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The story repeats itself

The story repeats itself

Posted Sep 19, 2007 17:00 UTC (Wed) by khim (subscriber, #9252)
In reply to: Large pages, large blocks, and large problems by james
Parent article: Large pages, large blocks, and large problems

Deja vu: the same thing happened when question about more the 4GB of memory in 32-bit system was raised. Of course it's insane to try to handle 16GiB or 32GiB with 32bit CPU. Of course the proper solution is switch to 64bit CPU. But when the most popular arch is 32-bit and users need huge memory systems - what can you do ?

Here we have the same situation. Most CPUs are balanced (PPC, Athlon64, etc), but there are one vendor which sells two architectures of CPU which are seriously unbalanced. Can we safely ignore this obscure vendor and these crippled CPUs ? Not when vendor is called Intel and CPUs are Pentium 4 and Core 2. They both only have 128-items TLB (enough for 512KiB with 4KiB pages) and 4MiB of cache (at least in some models). That's 8 times difference! Yes, this is insane, yes, this is problem of CPU design. Yet when it's the most popular vendor and the "crippled architecture" is the most popular CPU from said vendor - you can not just ignore the problem and hope that it'll go away.

There are rumors that Vista SP1 will use 4MB pages to speedup I/O...


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The story repeats itself

Posted Sep 19, 2007 17:23 UTC (Wed) by proski (subscriber, #104) [Link]

Isn't Core 2 64-bit? That problem is going away. And 16 Gb of RAM costs significantly more than a CPU and a motherboard that can support it properly, and it has always been like that.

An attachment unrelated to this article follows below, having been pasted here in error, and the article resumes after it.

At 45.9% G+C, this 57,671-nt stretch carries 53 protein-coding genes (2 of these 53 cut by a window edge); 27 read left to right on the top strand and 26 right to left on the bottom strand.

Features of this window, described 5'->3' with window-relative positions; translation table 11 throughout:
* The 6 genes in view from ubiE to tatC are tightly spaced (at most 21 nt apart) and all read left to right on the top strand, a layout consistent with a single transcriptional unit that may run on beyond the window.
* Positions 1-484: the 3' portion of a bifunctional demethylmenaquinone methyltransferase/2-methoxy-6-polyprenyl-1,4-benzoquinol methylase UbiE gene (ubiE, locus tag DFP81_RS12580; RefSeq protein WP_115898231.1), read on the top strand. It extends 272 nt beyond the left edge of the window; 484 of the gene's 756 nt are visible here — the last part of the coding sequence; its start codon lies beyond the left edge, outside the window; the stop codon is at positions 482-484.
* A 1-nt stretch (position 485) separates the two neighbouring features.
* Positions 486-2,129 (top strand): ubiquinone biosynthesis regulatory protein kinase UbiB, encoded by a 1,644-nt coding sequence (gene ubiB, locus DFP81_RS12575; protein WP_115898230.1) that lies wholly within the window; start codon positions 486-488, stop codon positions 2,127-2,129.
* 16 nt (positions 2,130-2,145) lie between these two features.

The same applies to the cache. Changing the CPU will cost fraction of the memory it's supposed to support.

The story repeats itself

Posted Sep 19, 2007 17:38 UTC (Wed) by khim (subscriber, #9252) [Link]

Core 2 is 64bit only, but people needed 16GiB of RAM years ago when x86-compatible 64bit CPUs were just a project. Thus PAE support was added to Linux.

The same - with TLB today: may be someday we'll have the truly balanced architecture but today - we don't. Add it's not clear if we'll have balanced architecture tomorrow: TLB must be fast (or else it's useless) but it's hard to create large and fast cache. Of course it's possible to use 2-level TLB (like AMD does today), but it's not some minor modification - it's possible that we'll be forced to wait few years till the new Intel's design. And all these years Linux will be worse then Windows... not a good position...

The story repeats itself

Posted Sep 19, 2007 22:44 UTC (Wed) by proski (subscriber, #104) [Link]

I don't see any references to Windows in the story.

The story repeats itself

Posted Sep 20, 2007 0:52 UTC (Thu) by sayler (guest, #3164) [Link]

"Core 2 is 64bit only"

No.

Oops

Posted Sep 20, 2007 21:09 UTC (Thu) by khim (subscriber, #9252) [Link]

Perils of editing. Initially I wanted so say that only "Core 2" is 64bit while Pentium 4 (except latest models of Prescott), Pentium 3 and so on are 32bit. Phrase was too cumbersome and I've removed everything but the "only" word was left after editing...

The story repeats itself

Posted Sep 27, 2007 13:31 UTC (Thu) by anton (subscriber, #25547) [Link]

[...] Pentium 4 and Core 2. They both only have 128-items TLB (enough for 512KiB with 4KiB pages)
Note that this assumes that each page is fully utilized with hot data, i.e., the best case. That's rarely the case and that's why cache lines are smaller than a page. So, in the worst case, 128 TLB entries cover only 128 cache lines, i.e., with 64-byte L1 cache lines, 8KB. I have no data on typical cases, but if half the page contains hot data, a 128-entry TLB will cover only 256KB of data in the caches. You can then hope that your working set is smaller, or you will see TLB thrashing.

If page utilization is a problem, larger pages will probably have limited benefit: the relative utilization (hot data/page size) will probably go down. However, as long as the absolute utilization (hot data/page) goes up, larger pages will still be useful in terms of reducing TLB misses; they do have other costs, though.


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